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18 militants killed in battles in Iraq's Diyala

A total of 18 Sunni militants and a civilian were killed in clashes with Iraqi security forces across the country's eastern province of Diyala on Thursday, security sources said.

Iraqi helicopter gunships bombed posts of Sunni militant groups, including militants linked to the Islamic State in Iraq and Levant (ISIL), an al-Qaida offshoot, around the city of Udheim which located some 60 km north of Diyala's provincial capital of Baquba, leaving 15 militants killed and dozens others wounded, Lieutenant General Abdul Amir al-Zaidi, Commander of Dijla Operations Command responsible for security of Diyala province, told Xinhua.

Iraqi army, police and Shiite militias launched early Thursday an offensive aimed at retaking the control of nine villages around Udheim, which were seized earlier by the militant groups, he said.

Separately, three Sunni militants were killed and four others wounded in a clash early in the day between the militants and Kurdish security forces, known as Peshmerga, in the city of Jalawlaa, some 130 km northeast of Baghdad, a provincial police source anonymously told Xinhua.

During the day, the Sunni militants withdrew from neighborhoods in the southern part of Jalawlaa after an artillery shelling by the Kurdish security forces, the source said.

Also on Thursday, a civilian was killed and another wounded in clashes in the city of Maqdadiyah, some 40 km north of Baquba, the source said.

Diyala province, which stretches from eastern edges of Baghdad to the Iranian border, has long been the stronghold of al-Qaida militant groups and hotbed of insurgency and sectarian violence since the U.S.-led invasion broke out in 2003.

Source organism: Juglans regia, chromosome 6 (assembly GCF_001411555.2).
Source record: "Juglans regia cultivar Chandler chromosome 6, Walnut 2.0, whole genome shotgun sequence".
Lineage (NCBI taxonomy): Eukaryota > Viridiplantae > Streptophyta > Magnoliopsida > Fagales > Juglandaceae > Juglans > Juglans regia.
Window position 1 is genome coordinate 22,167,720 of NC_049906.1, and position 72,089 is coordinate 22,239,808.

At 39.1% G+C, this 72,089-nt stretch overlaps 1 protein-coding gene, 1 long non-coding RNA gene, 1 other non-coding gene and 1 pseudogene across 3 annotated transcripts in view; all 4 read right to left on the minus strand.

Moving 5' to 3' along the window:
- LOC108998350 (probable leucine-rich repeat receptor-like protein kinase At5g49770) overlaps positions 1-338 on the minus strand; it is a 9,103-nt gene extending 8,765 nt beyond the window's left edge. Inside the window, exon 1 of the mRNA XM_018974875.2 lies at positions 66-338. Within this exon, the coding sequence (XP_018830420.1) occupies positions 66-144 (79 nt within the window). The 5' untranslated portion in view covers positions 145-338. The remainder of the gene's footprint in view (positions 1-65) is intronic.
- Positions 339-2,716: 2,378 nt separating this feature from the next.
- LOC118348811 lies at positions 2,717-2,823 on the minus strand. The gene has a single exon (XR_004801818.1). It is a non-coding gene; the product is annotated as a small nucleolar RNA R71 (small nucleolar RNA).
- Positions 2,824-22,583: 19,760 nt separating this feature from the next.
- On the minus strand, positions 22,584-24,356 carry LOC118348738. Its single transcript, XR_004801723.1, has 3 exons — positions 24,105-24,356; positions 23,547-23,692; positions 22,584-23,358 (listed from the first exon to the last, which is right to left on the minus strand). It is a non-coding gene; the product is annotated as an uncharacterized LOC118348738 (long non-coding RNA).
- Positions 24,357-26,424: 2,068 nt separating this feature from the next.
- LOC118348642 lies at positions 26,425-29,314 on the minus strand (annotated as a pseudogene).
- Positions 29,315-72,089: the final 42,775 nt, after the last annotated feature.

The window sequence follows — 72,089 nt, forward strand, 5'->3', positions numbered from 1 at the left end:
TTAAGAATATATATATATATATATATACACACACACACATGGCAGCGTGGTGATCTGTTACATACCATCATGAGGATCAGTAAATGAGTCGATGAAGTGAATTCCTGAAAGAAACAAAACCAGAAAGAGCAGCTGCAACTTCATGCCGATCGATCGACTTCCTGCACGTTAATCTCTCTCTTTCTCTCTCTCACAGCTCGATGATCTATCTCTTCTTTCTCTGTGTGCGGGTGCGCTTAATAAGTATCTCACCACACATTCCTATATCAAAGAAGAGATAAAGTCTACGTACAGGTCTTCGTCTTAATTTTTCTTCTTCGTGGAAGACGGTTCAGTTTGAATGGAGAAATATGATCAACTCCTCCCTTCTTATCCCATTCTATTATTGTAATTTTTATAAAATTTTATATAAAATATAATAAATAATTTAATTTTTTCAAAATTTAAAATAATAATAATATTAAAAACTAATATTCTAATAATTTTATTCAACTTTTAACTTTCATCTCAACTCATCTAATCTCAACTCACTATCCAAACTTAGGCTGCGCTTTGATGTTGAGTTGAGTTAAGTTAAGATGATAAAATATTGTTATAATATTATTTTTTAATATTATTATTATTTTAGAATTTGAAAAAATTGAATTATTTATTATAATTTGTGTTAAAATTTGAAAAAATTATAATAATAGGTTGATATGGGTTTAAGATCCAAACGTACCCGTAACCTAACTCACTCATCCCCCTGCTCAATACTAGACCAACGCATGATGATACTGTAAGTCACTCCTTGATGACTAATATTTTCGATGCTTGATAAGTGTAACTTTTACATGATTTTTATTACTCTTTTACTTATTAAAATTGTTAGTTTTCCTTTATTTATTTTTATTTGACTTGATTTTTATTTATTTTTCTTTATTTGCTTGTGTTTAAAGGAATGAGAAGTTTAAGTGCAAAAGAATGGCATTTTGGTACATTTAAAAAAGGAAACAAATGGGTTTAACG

The security deterioration in Iraq started on June 10 when bloody clashes broke out between the Iraqi security forces and hundreds of Sunni militants who took control of Mosul and later seized swathes of territories after the Iraqi security forces withdrew from their posts in Nineveh and other predominantly Sunni provinces.

Spearheaded by the ISIL fighters, the insurgency also include a wide coalition of other Sunni Arab militant groups, as well as loyalists of the former Iraqi President Saddam Hussein.

Facing the swift advance of the Sunni militants, the Prime Minister Nuri al-Maliki has been urging the United States to intervene the worsening security situation by launching air strikes against.

Acknowledging that it has not ruled out any options, including airstrikes, the Obama administration also urged the Iraqi government to exercise greater political inclusion.

Earlier this week, the Iraqi prime minister sacked some senior security officers for their failing to halt the advance of Sunni insurgent groups.

[Source: Xinhua, Baghdad, 19Jun14]

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